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The latest paper led by FABLE UK has been published in Sustainability Science, as part of the Special Issue 'Globally-Consistent National Pathways towards Sustainable Food and Land-use Systems'.
Authors: Alison C. Smith, Paula A. Harrison, Nicholas J. Leach, H. Charles J. Godfray, Jim W. Hall, Sarah M. Jones, Sarah S. Gall & Michael Obersteiner.
Agricultural and environmental policies are being fundamentally reviewed and redesigned in the UK following its exit from the European Union. The UK government and the Devolved Administrations recognise that current land use is not sustainable and that there is now an unprecedented opportunity to define a better land strategy that responds fully to the interconnected challenges of climate change, biodiversity loss and sustainable development.
This paper presents evidence from three pathways (current trends, sustainable medium ambition, and sustainable high ambition) to mid-century that were co-created with UK policymakers. The pathways were applied to a national integrated food and land-use model (the FABLE calculator) to explore potential synergies and trade-offs between achieving multiple sustainability targets under limited land availability and constraints to balance food supply and demand at national and global levels.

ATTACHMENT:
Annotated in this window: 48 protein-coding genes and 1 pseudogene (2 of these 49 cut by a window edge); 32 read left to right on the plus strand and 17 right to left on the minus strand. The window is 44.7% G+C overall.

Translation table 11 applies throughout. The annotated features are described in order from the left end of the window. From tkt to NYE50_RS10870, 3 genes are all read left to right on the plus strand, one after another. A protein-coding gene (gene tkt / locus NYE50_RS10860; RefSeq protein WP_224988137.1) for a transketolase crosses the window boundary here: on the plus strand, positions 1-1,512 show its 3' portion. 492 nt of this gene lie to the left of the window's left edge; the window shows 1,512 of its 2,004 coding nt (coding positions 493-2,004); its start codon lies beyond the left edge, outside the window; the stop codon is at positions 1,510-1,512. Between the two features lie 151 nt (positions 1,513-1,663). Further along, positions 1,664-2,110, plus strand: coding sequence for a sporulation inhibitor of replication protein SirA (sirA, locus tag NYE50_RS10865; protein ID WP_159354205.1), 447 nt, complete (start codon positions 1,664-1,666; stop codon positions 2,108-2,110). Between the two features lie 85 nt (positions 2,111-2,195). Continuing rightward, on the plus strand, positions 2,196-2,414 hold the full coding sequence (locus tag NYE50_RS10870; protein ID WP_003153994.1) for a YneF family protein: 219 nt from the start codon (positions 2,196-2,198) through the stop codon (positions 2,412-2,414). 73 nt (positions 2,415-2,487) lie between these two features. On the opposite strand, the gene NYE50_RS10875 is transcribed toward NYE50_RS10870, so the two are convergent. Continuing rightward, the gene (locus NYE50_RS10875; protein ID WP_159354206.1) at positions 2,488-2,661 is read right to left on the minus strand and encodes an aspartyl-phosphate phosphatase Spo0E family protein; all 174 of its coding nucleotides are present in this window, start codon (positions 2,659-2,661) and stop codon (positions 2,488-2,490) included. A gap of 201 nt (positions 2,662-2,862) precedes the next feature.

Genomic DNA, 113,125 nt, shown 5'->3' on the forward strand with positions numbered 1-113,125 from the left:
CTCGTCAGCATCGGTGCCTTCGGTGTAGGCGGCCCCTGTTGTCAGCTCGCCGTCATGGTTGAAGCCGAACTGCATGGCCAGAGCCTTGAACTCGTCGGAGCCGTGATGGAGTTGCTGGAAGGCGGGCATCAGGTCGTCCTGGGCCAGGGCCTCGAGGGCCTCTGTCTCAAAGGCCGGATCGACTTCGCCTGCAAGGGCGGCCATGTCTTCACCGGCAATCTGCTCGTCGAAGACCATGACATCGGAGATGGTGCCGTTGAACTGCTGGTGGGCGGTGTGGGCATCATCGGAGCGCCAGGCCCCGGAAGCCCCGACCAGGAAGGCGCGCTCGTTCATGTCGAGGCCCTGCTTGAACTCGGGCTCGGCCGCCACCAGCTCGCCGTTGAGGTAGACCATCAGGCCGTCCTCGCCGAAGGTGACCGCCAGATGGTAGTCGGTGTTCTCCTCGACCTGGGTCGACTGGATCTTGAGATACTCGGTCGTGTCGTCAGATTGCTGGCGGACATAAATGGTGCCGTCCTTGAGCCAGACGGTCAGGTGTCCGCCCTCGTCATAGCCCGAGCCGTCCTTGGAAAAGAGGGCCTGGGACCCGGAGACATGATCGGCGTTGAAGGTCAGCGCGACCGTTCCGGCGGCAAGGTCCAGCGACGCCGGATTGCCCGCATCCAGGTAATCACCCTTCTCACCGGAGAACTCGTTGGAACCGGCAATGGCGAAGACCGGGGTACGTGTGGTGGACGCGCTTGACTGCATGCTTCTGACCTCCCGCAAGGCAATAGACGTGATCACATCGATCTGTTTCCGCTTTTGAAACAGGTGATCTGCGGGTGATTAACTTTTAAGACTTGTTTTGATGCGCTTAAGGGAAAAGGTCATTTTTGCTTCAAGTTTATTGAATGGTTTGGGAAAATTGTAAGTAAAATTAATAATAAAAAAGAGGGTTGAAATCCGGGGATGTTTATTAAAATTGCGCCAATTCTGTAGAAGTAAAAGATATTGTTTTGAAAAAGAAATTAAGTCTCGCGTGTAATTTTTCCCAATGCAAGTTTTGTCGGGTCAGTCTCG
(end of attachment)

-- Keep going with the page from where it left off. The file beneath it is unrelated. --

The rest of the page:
Results show that under the Current Trends pathway all unprotected open natural land would be converted to urban, agriculture and afforested land, with the consequence that from 2030 onwards tree planting targets could not be met. In contrast, the two sustainable pathways illustrate how dietary change, agricultural productivity improvements and waste reduction can free up land for nature recovery and carbon sequestration. This enables a transition to a sustainable food and land-use system that provides a net carbon sink with up to 44% of land able to support biodiversity conservation.
We highlight key trade-offs and synergies, which are important to consider for designing and implementing emerging national policies. These include the strong dependence of climate, food and biodiversity targets on dietary shifts, sustainable improvements in agricultural productivity, improved land-use design for protecting and restoring nature, and rapid reductions in food loss and waste.